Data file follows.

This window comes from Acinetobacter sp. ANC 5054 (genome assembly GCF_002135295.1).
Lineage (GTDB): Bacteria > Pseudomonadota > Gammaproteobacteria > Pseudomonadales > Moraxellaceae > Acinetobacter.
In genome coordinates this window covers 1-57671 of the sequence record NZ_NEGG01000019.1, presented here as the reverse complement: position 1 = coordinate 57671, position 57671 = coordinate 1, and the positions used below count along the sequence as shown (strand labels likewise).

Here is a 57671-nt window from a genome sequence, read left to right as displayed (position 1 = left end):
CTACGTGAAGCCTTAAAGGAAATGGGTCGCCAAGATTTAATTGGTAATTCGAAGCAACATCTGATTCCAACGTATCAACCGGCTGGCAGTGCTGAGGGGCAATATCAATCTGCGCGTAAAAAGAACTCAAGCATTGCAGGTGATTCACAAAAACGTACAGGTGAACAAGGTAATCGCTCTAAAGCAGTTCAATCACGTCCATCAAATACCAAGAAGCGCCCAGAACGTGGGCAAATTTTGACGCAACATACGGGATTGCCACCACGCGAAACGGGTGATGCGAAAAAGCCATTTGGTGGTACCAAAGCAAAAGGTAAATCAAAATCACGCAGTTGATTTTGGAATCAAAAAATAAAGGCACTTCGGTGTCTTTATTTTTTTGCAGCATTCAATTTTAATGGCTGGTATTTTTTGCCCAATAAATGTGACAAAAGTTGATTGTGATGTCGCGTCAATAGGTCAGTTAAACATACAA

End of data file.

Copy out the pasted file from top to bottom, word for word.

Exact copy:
This window comes from Acinetobacter sp. ANC 5054 (genome assembly GCF_002135295.1).
Lineage (GTDB): Bacteria > Pseudomonadota > Gammaproteobacteria > Pseudomonadales > Moraxellaceae > Acinetobacter.
In genome coordinates this window covers 1-57671 of the sequence record NZ_NEGG01000019.1, presented here as the reverse complement: position 1 = coordinate 57671, position 57671 = coordinate 1, and the positions used below count along the sequence as shown (strand labels likewise).

Here is a 57671-nt window from a genome sequence, read left to right as displayed (position 1 = left end):
CTACGTGAAGCCTTAAAGGAAATGGGTCGCCAAGATTTAATTGGTAATTCGAAGCAACATCTGATTCCAACGTATCAACCGGCTGGCAGTGCTGAGGGGCAATATCAATCTGCGCGTAAAAAGAACTCAAGCATTGCAGGTGATTCACAAAAACGTACAGGTGAACAAGGTAATCGCTCTAAAGCAGTTCAATCACGTCCATCAAATACCAAGAAGCGCCCAGAACGTGGGCAAATTTTGACGCAACATACGGGATTGCCACCACGCGAAACGGGTGATGCGAAAAAGCCATTTGGTGGTACCAAAGCAAAAGGTAAATCAAAATCACGCAGTTGATTTTGGAATCAAAAAATAAAGGCACTTCGGTGTCTTTATTTTTTTGCAGCATTCAATTTTAATGGCTGGTATTTTTTGCCCAATAAATGTGACAAAAGTTGATTGTGATGTCGCGTCAATAGGTCAGTTAAACATACAA